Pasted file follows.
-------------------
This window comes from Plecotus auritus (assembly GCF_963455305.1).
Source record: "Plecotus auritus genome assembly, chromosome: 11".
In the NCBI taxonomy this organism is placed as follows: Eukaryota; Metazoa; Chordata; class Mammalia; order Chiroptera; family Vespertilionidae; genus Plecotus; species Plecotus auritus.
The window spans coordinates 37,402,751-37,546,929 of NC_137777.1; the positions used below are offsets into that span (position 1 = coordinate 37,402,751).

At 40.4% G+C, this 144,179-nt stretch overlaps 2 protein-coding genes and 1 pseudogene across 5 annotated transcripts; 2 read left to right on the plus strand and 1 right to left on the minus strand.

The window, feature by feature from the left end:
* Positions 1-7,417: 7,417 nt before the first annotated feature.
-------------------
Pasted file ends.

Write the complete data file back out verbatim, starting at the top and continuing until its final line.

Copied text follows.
This window comes from Plecotus auritus (assembly GCF_963455305.1).
Source record: "Plecotus auritus genome assembly, chromosome: 11".
In the NCBI taxonomy this organism is placed as follows: Eukaryota; Metazoa; Chordata; class Mammalia; order Chiroptera; family Vespertilionidae; genus Plecotus; species Plecotus auritus.
The window spans coordinates 37,402,751-37,546,929 of NC_137777.1; the positions used below are offsets into that span (position 1 = coordinate 37,402,751).

At 40.4% G+C, this 144,179-nt stretch overlaps 2 protein-coding genes and 1 pseudogene across 5 annotated transcripts; 2 read left to right on the plus strand and 1 right to left on the minus strand.

The window, feature by feature from the left end:
* Positions 1-7,417: 7,417 nt before the first annotated feature.